Sermon on Christ the King 2018

My musical tastes have always been a bit out of step with fashion and time. When, in the mid 70’s my contemporaries were endlessly celebrating the wonders of Genesis , I was playing Elvis records in my bedroom, and I didn’t appreciate the Smiths until they had long split up. Now like a lot of people of my age I am so disengaged from popular culture that almost every person described as a celebrity arouses no trace of recognition in my brain.

But very occasionally the topic of David Bowie comes up and my eccentric preference for his acting over his singing. An opinion which rests almost entirely on the time he played Pontius Pilate in Michael Scorsese’ s The Last Temptation of Christ. Particularly that scene we heard about in the gospel just now. The encounter between Jesus and Pilate.

In the film Bowie’s coldness and remoteness perfectly captured the gulf between the world Pilate inhabited- of political power, Imperialism, personal ambition, and keeping the peace, not because it is virtuous but because it is convenient – and that of Jesus, from Pilate’s perspective, an uneducated lowly provincial with some odd and dangerous religious ideas.

The idea that Jesus could be a legitimate king or have any right to talk about truth would have seemed to Pilate, utterly absurd.

But here we are, celebrating the feast of Christ the King, as millions of Christians are today all around the world, and that careerist Roman is only remembered because of his role in Jesus’ trial and execution.

I want to home in on one phrase I that Gospel as a starting point.

Verse 36.

My kingdom is not of this world. If my kingdom were from this world, my followers would be fighting to keep me from being handed over to the Jewish authorities. But as it is my kingdom is not from here.

It is worth remembering that when Pope Pius X1 instituted the Festival of Christ the King in 1925, the spur for it was the end of the First World war and its aftermath. In particular the rise of nationalism and the use of violence.

He rightly saw that there was a fundamental contradiction between the church’s understanding of the kingdom of God, and the modern political religions which made nationhood into an idol and dehumanised all others and outsiders to bolster national identity; so their rights and very existence came into question. He had witnessed what has already happened to the Armenians in Turkey and prophetically feared more to come.

But what is the kingdom of God? Because it too is an idea that can be subverted.

It has been used to identify the church as an institution as God’s domain, to bolster conformity and obedience.

The resurgence of white supremacism in the USA has often been accompanied by a belief that the racial inequalities of nation are God sanctioned.

There have been Christians on the left who have at least flirted with the idea that the kingdom of God is a future socialist paradise.

It is both challenging and liberating that Jesus, when he spoke about the Kingdom of God, did so most of the time in parables.

We have to think about it, we have to seek under God to live it out in our lives, but we are saved from ever thinking that it is a political system that can be found or made on the earth.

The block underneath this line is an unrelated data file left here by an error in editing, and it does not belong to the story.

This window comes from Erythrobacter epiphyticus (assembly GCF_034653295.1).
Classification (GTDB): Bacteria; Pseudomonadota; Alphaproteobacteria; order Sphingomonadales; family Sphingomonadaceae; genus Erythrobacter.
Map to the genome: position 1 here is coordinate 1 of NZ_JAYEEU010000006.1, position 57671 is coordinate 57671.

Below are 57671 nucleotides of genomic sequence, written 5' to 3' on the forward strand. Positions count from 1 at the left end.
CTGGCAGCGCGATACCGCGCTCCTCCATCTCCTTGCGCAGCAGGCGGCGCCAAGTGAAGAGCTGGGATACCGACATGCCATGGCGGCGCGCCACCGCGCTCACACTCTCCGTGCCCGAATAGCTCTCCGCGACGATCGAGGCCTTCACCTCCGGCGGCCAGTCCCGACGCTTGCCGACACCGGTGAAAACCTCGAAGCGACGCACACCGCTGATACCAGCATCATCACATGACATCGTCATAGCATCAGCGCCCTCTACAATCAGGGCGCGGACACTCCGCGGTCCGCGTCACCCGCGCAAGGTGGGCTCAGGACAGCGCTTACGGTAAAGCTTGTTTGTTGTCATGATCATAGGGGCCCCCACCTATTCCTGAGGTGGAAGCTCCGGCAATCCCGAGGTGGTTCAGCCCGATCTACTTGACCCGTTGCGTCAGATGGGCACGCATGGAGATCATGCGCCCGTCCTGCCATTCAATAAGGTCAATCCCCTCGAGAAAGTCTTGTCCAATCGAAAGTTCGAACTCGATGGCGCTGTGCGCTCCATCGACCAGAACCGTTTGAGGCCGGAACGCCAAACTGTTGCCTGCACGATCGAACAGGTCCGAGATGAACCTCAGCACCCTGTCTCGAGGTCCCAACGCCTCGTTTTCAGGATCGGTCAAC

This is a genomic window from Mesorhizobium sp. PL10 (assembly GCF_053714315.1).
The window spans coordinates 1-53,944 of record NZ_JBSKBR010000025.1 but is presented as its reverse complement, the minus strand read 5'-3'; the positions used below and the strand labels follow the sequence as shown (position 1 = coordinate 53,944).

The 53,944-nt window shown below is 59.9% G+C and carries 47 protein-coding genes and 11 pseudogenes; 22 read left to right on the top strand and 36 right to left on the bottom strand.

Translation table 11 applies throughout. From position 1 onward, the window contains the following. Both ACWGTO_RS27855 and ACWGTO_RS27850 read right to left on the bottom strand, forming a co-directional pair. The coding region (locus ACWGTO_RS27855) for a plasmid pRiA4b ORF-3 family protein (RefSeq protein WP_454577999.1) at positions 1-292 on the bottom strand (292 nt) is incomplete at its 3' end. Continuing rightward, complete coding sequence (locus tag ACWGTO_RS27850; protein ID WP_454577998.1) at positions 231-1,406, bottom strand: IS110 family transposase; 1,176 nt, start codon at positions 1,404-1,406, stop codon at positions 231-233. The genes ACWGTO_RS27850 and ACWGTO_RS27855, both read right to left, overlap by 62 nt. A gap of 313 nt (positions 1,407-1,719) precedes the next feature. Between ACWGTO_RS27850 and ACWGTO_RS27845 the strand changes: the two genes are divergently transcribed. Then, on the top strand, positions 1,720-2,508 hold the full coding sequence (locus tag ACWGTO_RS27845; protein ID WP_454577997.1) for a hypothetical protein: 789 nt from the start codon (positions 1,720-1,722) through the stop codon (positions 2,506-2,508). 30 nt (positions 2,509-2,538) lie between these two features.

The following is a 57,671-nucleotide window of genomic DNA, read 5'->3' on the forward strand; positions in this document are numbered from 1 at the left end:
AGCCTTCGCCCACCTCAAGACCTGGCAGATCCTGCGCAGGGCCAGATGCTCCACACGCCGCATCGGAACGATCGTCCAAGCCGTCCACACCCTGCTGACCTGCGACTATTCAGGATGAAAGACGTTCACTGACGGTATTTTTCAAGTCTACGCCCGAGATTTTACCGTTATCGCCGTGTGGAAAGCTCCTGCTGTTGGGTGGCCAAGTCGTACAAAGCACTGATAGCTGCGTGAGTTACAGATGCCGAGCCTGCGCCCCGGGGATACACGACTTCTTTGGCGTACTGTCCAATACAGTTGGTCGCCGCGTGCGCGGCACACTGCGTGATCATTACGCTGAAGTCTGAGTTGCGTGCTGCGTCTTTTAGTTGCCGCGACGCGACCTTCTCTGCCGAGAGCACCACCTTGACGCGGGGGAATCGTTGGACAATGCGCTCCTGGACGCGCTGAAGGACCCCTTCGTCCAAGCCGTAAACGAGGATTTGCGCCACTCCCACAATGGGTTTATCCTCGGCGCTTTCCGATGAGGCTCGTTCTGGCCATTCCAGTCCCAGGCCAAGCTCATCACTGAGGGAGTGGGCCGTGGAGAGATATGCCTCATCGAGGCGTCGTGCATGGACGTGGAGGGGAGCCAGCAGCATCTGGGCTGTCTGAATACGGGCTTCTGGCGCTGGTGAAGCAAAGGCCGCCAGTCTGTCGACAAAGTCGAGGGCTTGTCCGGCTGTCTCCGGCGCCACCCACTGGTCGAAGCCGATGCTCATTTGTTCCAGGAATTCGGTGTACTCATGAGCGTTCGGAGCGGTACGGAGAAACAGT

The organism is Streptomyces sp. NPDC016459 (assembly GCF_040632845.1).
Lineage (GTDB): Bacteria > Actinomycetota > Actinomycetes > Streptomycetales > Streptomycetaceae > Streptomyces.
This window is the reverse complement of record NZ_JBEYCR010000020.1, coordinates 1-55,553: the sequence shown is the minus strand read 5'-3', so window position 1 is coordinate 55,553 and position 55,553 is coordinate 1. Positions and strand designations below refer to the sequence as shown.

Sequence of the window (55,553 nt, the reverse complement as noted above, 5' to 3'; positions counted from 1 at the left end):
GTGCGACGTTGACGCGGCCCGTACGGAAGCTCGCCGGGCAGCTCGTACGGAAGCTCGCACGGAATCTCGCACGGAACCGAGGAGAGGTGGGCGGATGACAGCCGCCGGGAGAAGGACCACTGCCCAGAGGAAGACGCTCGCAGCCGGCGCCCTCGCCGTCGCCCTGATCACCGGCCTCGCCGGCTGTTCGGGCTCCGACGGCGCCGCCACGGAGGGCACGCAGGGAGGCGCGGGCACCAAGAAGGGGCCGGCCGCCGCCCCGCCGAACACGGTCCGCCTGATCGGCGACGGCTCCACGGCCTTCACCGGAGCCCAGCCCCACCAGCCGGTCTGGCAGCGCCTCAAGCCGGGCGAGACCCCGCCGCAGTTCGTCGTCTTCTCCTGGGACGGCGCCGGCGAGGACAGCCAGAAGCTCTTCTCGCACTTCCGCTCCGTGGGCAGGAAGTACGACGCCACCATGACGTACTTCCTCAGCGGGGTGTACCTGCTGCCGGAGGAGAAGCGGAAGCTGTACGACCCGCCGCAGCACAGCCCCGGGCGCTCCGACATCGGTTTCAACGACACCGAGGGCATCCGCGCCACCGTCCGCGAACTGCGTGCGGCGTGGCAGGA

One example of holding to the kingdom of God was the courageous life of the very recently canonised Archbishop Oscar Romero- it only happened last month.

You might remember that he was gunned down by government backed militiamen whilst celebrating mass in his cathedral in El Salvador in 1980.

He was killed for criticising the government for its brutal suppression and arguing that the historically created inequalities in the country were part of the problem. He took no political line and supported no political party, but he did speak up for those who were most vulnerable and asserted the primacy of love.

He said.

Let us not tire of preaching love; it is the force that will overcome the world. Let us not tire of preaching love. Though we see that waves of violence succeed in drowning the fire of Christian love, love must win out; it is the only thing that can.

For Romero, peaceful witness to human solidarity was key. De insisted all are entitled to love and respect, because all are literally in the same boat. Struggling, vulnerable human beings, whether powerful politicians or children sleeping in doorways.

The Feast of Christ the King is a perfect moment to seek to re-orientate our lives to the values and priorities of the kingdom. That vision of God, which we can only partially and humanly realise in this life, because it is transcendent.

There is no easy list of rules that can be ticked off.

In St Mark ‘s gospel we read of Jesus repeatedly saying how precious it is to seek and glimpse the Kingdom of God.

In St Luke’s Gospel we are given the picture of the banquet, where are all are invited, to sit and eat together, in the host’s presence. The host is God himself and whenever we come together to share the Eucharist, we are sitting together, with all our differences, celebrating that human solidarity that Romero was talking about.

Only in St Matthew do we get clear guidance on how to be. Not what to do, but as I say how to be; to have one foot in God’s kingdom.

In the famous beatitudes in the sermon on the Mount, we get something totally at odds with the coldness and self- centredness of Pilate. We get the lived truth which Christ represented.

To be able to grieve and to have a forgiving and a humble heart.

To show mercy and forgiveness.

To be hungry for the right way to live.

To make and build peace.

To be willing to put your head above the parapet for the sake of others and your convictions.

Hatred and totalitarianism; Self, family or nation always first whatever the coat to others. None of these have any room in the Kingdom of God, for which we pray every time we say the Lord’s Prayer.






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